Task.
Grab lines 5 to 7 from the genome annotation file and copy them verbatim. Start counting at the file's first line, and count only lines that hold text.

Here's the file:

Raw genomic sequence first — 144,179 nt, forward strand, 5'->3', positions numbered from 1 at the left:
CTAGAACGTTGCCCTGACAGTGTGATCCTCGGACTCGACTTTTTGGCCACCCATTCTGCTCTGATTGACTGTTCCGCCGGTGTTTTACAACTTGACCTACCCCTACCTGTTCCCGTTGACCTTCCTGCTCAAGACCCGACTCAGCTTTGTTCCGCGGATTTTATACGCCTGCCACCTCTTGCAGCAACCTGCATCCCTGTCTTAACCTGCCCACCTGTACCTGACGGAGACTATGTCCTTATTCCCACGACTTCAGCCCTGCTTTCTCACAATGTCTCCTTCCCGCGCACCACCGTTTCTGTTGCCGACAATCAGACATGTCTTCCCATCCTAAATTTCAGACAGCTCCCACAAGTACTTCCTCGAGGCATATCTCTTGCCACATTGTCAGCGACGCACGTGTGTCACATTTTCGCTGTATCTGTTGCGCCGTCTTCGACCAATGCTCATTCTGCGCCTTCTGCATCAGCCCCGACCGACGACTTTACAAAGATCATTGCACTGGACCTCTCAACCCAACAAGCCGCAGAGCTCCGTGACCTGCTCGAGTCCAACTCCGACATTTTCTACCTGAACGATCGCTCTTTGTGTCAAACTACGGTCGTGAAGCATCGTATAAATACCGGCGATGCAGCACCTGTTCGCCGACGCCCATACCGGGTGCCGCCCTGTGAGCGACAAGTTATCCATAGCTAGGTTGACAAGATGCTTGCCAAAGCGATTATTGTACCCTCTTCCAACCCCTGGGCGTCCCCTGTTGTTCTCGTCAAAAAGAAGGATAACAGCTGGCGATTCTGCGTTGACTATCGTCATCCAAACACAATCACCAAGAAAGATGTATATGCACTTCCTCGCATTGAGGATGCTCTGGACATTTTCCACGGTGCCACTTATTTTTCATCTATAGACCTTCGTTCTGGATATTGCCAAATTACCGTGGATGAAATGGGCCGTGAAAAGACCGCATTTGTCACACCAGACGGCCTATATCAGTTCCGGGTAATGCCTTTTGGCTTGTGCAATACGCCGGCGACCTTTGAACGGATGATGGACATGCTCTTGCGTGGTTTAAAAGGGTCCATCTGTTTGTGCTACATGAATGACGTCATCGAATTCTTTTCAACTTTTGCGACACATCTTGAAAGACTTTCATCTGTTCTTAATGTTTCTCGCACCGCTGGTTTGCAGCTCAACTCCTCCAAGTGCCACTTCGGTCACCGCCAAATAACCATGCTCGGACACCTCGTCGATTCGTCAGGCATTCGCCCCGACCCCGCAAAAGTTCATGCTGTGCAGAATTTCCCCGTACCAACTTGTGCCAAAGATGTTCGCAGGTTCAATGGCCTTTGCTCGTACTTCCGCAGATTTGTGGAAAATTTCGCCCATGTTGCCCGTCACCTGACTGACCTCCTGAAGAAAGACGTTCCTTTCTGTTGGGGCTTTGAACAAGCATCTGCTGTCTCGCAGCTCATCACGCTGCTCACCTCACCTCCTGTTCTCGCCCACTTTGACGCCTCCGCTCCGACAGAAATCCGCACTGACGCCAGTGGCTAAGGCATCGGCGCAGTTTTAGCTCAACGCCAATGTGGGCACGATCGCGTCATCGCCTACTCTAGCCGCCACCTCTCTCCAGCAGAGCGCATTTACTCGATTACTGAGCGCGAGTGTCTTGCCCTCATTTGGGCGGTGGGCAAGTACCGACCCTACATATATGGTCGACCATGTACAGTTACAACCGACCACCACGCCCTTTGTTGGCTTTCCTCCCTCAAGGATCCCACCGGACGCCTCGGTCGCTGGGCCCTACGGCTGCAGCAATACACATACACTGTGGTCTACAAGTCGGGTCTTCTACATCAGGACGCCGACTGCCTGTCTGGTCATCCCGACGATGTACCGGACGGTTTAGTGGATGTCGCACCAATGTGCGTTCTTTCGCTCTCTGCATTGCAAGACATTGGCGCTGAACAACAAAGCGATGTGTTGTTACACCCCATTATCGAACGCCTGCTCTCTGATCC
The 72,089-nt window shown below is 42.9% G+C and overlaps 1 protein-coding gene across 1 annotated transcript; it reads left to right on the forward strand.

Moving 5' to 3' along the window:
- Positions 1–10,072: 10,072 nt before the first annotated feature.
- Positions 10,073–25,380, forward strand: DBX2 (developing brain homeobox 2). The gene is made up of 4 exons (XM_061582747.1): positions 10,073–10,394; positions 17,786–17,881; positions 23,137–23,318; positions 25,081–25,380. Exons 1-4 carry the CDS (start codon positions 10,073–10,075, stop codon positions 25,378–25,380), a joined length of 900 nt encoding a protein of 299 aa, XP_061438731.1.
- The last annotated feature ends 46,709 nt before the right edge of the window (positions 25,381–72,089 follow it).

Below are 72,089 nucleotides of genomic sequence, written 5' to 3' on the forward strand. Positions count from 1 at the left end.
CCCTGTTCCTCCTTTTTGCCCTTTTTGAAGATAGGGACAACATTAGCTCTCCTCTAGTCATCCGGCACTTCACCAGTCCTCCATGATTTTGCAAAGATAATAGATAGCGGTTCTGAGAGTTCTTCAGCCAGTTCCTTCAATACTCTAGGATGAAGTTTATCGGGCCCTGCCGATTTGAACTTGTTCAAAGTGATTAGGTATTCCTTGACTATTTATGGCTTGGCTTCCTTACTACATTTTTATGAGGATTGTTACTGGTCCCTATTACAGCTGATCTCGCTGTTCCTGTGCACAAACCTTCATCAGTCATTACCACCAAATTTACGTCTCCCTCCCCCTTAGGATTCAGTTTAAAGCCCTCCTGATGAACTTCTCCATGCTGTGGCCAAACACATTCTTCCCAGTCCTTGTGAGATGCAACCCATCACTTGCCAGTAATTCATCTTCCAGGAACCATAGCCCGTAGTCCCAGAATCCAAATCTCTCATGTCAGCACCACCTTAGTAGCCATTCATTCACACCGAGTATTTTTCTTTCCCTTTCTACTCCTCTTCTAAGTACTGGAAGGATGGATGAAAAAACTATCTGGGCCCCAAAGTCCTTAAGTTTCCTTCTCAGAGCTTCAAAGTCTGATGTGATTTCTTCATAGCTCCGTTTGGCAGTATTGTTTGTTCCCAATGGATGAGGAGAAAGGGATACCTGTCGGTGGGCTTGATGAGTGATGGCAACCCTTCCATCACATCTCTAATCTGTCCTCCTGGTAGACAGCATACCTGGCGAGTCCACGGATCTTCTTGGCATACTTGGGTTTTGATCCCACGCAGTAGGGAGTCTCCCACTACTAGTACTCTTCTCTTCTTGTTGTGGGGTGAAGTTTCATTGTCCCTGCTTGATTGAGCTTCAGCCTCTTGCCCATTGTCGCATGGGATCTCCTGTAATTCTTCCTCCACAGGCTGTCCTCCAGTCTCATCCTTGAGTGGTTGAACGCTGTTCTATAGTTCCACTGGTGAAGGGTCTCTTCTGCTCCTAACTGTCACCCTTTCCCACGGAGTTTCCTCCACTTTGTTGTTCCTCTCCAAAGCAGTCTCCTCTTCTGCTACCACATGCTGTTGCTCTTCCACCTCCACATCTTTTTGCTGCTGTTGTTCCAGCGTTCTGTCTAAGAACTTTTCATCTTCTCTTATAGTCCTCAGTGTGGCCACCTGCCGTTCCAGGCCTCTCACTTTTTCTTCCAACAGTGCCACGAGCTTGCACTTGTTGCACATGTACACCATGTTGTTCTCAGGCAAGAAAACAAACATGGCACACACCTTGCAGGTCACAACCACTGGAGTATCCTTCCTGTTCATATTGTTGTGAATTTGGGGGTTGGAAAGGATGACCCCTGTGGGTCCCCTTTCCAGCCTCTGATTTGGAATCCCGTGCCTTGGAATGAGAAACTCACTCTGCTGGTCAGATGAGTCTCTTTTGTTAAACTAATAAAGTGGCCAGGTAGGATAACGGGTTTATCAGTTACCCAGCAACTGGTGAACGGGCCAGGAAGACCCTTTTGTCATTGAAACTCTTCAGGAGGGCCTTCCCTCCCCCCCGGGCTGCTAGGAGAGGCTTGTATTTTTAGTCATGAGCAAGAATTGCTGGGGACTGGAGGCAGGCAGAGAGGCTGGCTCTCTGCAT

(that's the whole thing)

- Positions 1–10,072: 10,072 nt before the first annotated feature.
- Positions 10,073–25,380, forward strand: DBX2 (developing brain homeobox 2). The gene is made up of 4 exons (XM_061582747.1): positions 10,073–10,394; positions 17,786–17,881; positions 23,137–23,318; positions 25,081–25,380. Exons 1-4 carry the CDS (start codon positions 10,073–10,075, stop codon positions 25,378–25,380), a joined length of 900 nt encoding a protein of 299 aa, XP_061438731.1.
- The last annotated feature ends 46,709 nt before the right edge of the window (positions 25,381–72,089 follow it).